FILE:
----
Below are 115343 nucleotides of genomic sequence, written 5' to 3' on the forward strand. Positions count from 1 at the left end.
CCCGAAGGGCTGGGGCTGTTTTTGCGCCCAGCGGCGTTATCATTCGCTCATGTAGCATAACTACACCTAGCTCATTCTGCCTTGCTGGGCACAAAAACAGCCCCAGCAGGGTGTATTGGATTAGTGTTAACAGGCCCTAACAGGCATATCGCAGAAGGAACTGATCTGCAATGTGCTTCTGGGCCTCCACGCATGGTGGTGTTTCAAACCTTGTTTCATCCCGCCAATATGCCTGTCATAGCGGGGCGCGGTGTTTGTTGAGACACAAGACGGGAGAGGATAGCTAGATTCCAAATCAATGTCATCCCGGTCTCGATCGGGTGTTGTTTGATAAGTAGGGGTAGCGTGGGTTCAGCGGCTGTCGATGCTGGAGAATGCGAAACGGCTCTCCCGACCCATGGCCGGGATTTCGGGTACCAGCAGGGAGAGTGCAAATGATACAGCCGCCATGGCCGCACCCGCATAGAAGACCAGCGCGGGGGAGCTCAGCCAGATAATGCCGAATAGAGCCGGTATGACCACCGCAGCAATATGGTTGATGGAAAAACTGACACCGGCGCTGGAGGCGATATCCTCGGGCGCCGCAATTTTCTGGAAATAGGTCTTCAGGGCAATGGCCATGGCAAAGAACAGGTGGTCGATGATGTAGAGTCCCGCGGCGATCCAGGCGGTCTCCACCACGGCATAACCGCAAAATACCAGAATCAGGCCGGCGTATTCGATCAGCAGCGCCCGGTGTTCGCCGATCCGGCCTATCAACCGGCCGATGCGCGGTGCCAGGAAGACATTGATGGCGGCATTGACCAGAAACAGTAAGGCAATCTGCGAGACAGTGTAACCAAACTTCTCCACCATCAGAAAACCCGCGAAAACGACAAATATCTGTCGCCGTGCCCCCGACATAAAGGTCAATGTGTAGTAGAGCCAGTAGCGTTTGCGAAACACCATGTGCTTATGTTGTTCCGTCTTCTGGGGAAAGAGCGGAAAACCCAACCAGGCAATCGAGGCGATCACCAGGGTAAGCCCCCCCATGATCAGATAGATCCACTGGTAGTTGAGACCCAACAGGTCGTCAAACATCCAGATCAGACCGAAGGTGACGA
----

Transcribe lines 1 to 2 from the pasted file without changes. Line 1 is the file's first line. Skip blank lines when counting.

Below are 115343 nucleotides of genomic sequence, written 5' to 3' on the forward strand. Positions count from 1 at the left end.
CCCGAAGGGCTGGGGCTGTTTTTGCGCCCAGCGGCGTTATCATTCGCTCATGTAGCATAACTACACCTAGCTCATTCTGCCTTGCTGGGCACAAAAACAGCCCCAGCAGGGTGTATTGGATTAGTGTTAACAGGCCCTAACAGGCATATCGCAGAAGGAACTGATCTGCAATGTGCTTCTGGGCCTCCACGCATGGTGGTGTTTCAAACCTTGTTTCATCCCGCCAATATGCCTGTCATAGCGGGGCGCGGTGTTTGTTGAGACACAAGACGGGAGAGGATAGCTAGATTCCAAATCAATGTCATCCCGGTCTCGATCGGGTGTTGTTTGATAAGTAGGGGTAGCGTGGGTTCAGCGGCTGTCGATGCTGGAGAATGCGAAACGGCTCTCCCGACCCATGGCCGGGATTTCGGGTACCAGCAGGGAGAGTGCAAATGATACAGCCGCCATGGCCGCACCCGCATAGAAGACCAGCGCGGGGGAGCTCAGCCAGATAATGCCGAATAGAGCCGGTATGACCACCGCAGCAATATGGTTGATGGAAAAACTGACACCGGCGCTGGAGGCGATATCCTCGGGCGCCGCAATTTTCTGGAAATAGGTCTTCAGGGCAATGGCCATGGCAAAGAACAGGTGGTCGATGATGTAGAGTCCCGCGGCGATCCAGGCGGTCTCCACCACGGCATAACCGCAAAATACCAGAATCAGGCCGGCGTATTCGATCAGCAGCGCCCGGTGTTCGCCGATCCGGCCTATCAACCGGCCGATGCGCGGTGCCAGGAAGACATTGATGGCGGCATTGACCAGAAACAGTAAGGCAATCTGCGAGACAGTGTAACCAAACTTCTCCACCATCAGAAAACCCGCGAAAACGACAAATATCTGTCGCCGTGCCCCCGACATAAAGGTCAATGTGTAGTAGAGCCAGTAGCGTTTGCGAAACACCATGTGCTTATGTTGTTCCGTCTTCTGGGGAAAGAGCGGAAAACCCAACCAGGCAATCGAGGCGATCACCAGGGTAAGCCCCCCCATGATCAGATAGATCCACTGGTAGTTGAGACCCAACAGGTCGTCAAACATCCAGATCAGACCGAAGGTGACGA